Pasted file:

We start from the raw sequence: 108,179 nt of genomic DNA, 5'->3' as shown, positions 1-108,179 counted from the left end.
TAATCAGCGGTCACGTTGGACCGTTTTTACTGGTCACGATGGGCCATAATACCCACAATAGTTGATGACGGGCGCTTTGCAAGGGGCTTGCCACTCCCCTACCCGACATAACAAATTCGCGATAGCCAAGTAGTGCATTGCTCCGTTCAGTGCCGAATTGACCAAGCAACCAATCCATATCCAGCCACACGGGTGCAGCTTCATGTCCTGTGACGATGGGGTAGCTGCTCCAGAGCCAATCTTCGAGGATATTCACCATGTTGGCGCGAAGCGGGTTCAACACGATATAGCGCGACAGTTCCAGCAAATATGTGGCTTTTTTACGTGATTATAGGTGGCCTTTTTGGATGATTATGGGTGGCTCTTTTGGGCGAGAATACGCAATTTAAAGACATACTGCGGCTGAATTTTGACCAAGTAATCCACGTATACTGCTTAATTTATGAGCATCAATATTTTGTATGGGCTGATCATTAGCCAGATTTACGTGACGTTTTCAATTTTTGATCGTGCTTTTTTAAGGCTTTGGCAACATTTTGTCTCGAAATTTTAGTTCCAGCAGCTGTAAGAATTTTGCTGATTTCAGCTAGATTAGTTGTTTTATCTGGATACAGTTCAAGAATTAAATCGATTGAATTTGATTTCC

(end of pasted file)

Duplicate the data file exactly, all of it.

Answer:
We start from the raw sequence: 108,179 nt of genomic DNA, 5'->3' as shown, positions 1-108,179 counted from the left end.
TAATCAGCGGTCACGTTGGACCGTTTTTACTGGTCACGATGGGCCATAATACCCACAATAGTTGATGACGGGCGCTTTGCAAGGGGCTTGCCACTCCCCTACCCGACATAACAAATTCGCGATAGCCAAGTAGTGCATTGCTCCGTTCAGTGCCGAATTGACCAAGCAACCAATCCATATCCAGCCACACGGGTGCAGCTTCATGTCCTGTGACGATGGGGTAGCTGCTCCAGAGCCAATCTTCGAGGATATTCACCATGTTGGCGCGAAGCGGGTTCAACACGATATAGCGCGACAGTTCCAGCAAATATGTGGCTTTTTTACGTGATTATAGGTGGCCTTTTTGGATGATTATGGGTGGCTCTTTTGGGCGAGAATACGCAATTTAAAGACATACTGCGGCTGAATTTTGACCAAGTAATCCACGTATACTGCTTAATTTATGAGCATCAATATTTTGTATGGGCTGATCATTAGCCAGATTTACGTGACGTTTTCAATTTTTGATCGTGCTTTTTTAAGGCTTTGGCAACATTTTGTCTCGAAATTTTAGTTCCAGCAGCTGTAAGAATTTTGCTGATTTCAGCTAGATTAGTTGTTTTATCTGGATACAGTTCAAGAATTAAATCGATTGAATTTGATTTCC